NFIP Formally Extended Until March 6, 2009

Using industry trade groups as his primary sources, Arthur Postal reports passage of the extension for the National Underwriter. Our readers will remember current AIA Prez Marc Racicot as former Montana GOP Governor and George W Bushie 2004 campaign manager.

The Senate approved legislation Saturday that includes a provision extending the authorization for the current National Flood Insurance Program until March 6, 2009…….

The House passed the same bill Thursday.

Some insurance industry trade groups voiced grudging support for the extension, although they said they had hoped Congress would have completed work on legislation that would have extended the program as well as reformed it by this time.

But an official of the American Insurance Association made clear that his members continue to oppose adding wind coverage to the program, a provision contained in proposed House legislation.

The Independent Insurance Agents and Brokers of America noted that both unpassed House and Senate versions of the legislation would extend the program for 5 years “and make significant and needed reforms to help put the program on sound financial footing.”

Robert Rusbuldt, president and CEO of the IIABA, said the trade group “strongly supports a long-term reauthorization that contains these reforms, especially the increase in maximum coverage limits and the addition of optional business interruption insurance.”

Meanwhile, it appears there will be no further action on several other bills of interest to the insurance industry and they will have to be reintroduced next year.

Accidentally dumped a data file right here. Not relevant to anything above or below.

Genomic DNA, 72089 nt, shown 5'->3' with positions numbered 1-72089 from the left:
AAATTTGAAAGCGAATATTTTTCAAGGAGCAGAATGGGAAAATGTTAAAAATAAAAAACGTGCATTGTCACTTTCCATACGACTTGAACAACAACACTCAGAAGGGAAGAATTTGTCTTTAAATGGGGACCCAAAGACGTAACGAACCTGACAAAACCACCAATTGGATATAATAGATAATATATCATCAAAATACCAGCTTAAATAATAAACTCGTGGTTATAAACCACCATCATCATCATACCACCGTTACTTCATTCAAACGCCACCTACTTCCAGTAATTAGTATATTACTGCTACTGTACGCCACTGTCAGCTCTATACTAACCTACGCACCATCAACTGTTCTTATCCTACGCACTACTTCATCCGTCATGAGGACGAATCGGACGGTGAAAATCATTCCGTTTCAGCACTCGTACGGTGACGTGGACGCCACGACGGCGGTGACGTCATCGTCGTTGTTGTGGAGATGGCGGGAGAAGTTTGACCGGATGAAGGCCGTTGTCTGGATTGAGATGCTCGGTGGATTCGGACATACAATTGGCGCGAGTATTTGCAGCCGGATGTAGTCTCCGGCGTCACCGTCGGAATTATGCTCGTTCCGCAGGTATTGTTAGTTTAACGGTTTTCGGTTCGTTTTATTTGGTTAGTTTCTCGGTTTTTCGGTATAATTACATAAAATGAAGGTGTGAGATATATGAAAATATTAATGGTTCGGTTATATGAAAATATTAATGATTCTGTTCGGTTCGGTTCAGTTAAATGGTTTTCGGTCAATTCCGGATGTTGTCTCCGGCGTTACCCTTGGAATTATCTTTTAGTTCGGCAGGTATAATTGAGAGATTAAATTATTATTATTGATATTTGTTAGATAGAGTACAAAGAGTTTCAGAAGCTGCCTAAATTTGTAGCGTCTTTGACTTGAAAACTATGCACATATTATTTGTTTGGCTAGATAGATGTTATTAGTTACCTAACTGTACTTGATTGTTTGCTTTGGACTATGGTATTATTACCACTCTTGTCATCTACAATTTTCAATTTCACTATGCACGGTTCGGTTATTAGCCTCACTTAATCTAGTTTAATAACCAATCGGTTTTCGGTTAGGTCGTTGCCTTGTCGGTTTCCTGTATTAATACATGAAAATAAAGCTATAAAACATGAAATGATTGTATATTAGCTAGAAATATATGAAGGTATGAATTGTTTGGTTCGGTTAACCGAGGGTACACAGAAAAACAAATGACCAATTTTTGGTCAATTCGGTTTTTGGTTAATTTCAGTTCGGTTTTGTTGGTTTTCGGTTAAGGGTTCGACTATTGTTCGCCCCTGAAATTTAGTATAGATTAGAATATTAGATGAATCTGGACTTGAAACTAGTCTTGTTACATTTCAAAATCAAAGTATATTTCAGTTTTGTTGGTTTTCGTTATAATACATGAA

These include legislation that would have created an Office of Insurance Information within the Treasury Department; a bill that would modernize and simplify regulation of the surplus lines insurance industry; and another that would recreate the National Association of Registered Agents and Brokers.

Under the latter bill, a NARAB commission would coordinate with the states to establish a central clearinghouse for license issuance and renewal and collection of regulatory information on producer activities. Under the bill, individual state licenses would continue to be issued.

Action on these bills was delayed because Congress put aside all other work in order to focus on controversial legislation that will provide the Treasury Department with up to $700 billion to buy mortgage assets that are becoming increasingly harder for financial institutions to value as housing prices deteriorate.

The House is expected to vote on the bill today and the Senate Thursday, after a two-day recess for the Jewish New Year.

The provision extending the NFIP was included in legislation which appropriates $630 billion to continue running the government until that time.

But it reopens the possibility for future legislation with provisions opposed by the insurance and reinsurance industry by a Congress expected to include more Democrats.

These include addition of wind damage coverage to the program—a provision strongly opposed in the Senate by a 74-19 vote in May—as well as the possibility of other proposals supported by House Democrats.

Another potential item is a bill that would allow states to pool catastrophic risks, then transfer them to the private market through the sale of catastrophe bonds or purchase of reinsurance. The plan would be backed by the federal government.

It is opposed by some segments of the insurance industry and supported by others, and opposed by the reinsurance industry.

David A. Sampson, president and CEO of the Property Casualty Insurers Association of America, said that “while we would have preferred that Congress pass a long-term extension with much-needed reforms, it was vital to ensure that the NFIP would not lapse on Sept. 30th.”

The reason PCI supported the extension, he said, was that “expiration of the program would have serious consequences, not just for policyholders but also for the nation’s economy at large.”

Gov. Marc Racicot, president of the American Insurance Association, said, “While this extension does not fix the NFIP’s problems, it does help those living in flood-prone areas by making sure coverage continues to be available.”

He called the short-term extension “the most prudent action for Congress to take.”

But, Mr. Racicot said, “We are ready to engage in the debate on NFIP reforms when it occurs early next year, and we remain committed to opposing efforts to add wind coverage to the NFIP.”